Warning or yearning?Raj or Swaraj, Delhi’s power elites have always taken Nepal for granted as their natural backyard
The book ‘A Life in Diplomacy’ (2016) authored by Maharajakrishna Rasgotra offers a rare glimpse of the mindset that prevails in the India’s ministry of external affairs (MEA). The book provides an official view of the MEA bureaucracy on India’s international relations rather than a critical analysis of an independent nature. Given the stunning first-hand accounts of Delhi’s overriding assertions over Kathmandu in the book, it may be useful for Nepal’s policymakers as well. Rasgotra, the former MEA secretary whose career spanned over 40 years (1949-1990), held several ambassadorial posts that included one in this country between 1974 to 1977. He was again posted here as Second Secretary between 1954 to 1956.
The powerful and lucid narratives of the veteran diplomat of post-independence India, that too at the age of 91, are a testimony of his poetic, diplomatic and intellectual calibre. However, the author has held back information that may embarrass Indian officials even slightly. He keeps total mum about RAW—India’s external intelligence agency—which operates in foreign soils with or without the liaison, or the cover, of embassies. Very active in Nepal, the secretive body is often believed to be decisive in shaping Delhi’s Nepal policy since quite some time.
Not so correct
Falling in with the conservative, traditionalist and conformist mainstream of the MEA bureaucracy, he sharply criticises India’s former Prime Minister IK Gujaral for adopting a concessional policy toward small neighbours, which greatly reassured and benefitted them and profoundly generated their goodwill towards India.
The author puts aside objectivity, fairness and even facts, particularly when it comes to Nepal. Though well-informed readers may easily discover his half-truths, others—little or not familiar with the ground realities of this country—may take his concoctions at face value. For example, in April 1974—soon after assuming office in Kathmandu—when he was in New Delhi for consultations, he had conveyed to then Indian Prime Minister Indira Gandhi that Sikkim’s forthcoming “integration” into India ‘was bound to provoke a wave of anti-India protests, prolonged agitation, abuse and attacks on Indians (on Nepali soil)’. But when the protests took place, he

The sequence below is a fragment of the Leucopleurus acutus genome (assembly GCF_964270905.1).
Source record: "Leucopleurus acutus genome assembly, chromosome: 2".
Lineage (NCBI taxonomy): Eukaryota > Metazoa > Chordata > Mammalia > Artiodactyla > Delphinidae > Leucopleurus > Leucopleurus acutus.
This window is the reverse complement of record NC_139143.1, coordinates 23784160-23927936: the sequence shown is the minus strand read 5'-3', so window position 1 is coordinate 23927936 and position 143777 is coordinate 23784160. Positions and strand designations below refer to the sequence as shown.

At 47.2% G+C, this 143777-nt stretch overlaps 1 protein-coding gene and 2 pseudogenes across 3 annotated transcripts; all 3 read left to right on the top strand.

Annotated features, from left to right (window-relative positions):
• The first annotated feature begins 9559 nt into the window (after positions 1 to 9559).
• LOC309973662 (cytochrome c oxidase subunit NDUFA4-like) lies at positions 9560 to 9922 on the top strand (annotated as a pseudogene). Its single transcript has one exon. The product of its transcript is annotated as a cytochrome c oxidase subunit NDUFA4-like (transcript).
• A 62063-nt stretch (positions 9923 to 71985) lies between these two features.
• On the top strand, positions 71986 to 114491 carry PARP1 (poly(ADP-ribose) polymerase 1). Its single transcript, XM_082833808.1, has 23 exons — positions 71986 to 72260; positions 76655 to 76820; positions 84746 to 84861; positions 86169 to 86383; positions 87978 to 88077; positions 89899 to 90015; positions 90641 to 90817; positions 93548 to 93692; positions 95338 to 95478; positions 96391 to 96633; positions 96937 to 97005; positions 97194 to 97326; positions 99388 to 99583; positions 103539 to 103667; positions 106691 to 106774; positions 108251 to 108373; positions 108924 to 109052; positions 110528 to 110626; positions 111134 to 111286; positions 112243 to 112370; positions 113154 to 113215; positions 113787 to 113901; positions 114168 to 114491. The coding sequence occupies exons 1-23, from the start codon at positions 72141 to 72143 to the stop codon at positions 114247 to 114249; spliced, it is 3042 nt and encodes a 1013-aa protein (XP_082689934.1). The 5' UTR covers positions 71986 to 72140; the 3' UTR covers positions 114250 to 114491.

reported that they were stage-managed by Nepali authorities, which only fuelled Gandhi’s hawkish sentiments towards Nepal. The spontaneous protests that reflected the mood of an angry and apprehensive nation should have been dealt (by the Indian side) with patience, reassurance and tact. Conversely, Rasgotra misled and provoked Gandhi—who had already ordered him ‘to react toughly on the protests and threaten Nepali authorities if necessary’—to do the opposite.
Rasgotra, who headed the MEA’s ‘Northern States Desk’ that comprised Nepal, Bhutan and Sikkim (before annexation), has failed to mention about the systematic elimination of the Nepali language and culture in Bhutan, the plight of the Bhutanese of Nepali ancestry and the forced exile of around 100,000 people in more than 400 pages. Instead, he has held Bhutan’s royalties, which drove one-sixth of Bhutan’s population and one-third of a whole race out into Nepal, in high esteem. A majority of those refugees have now settled in Western nations, as Bhutan, ever since it expelled them in the early 1990s, has been dilly-dallying to take them back. The great admirer of the racist royal regime of Bhutan makes no secret of his disdain for Nepal, an inclusive democratic republic.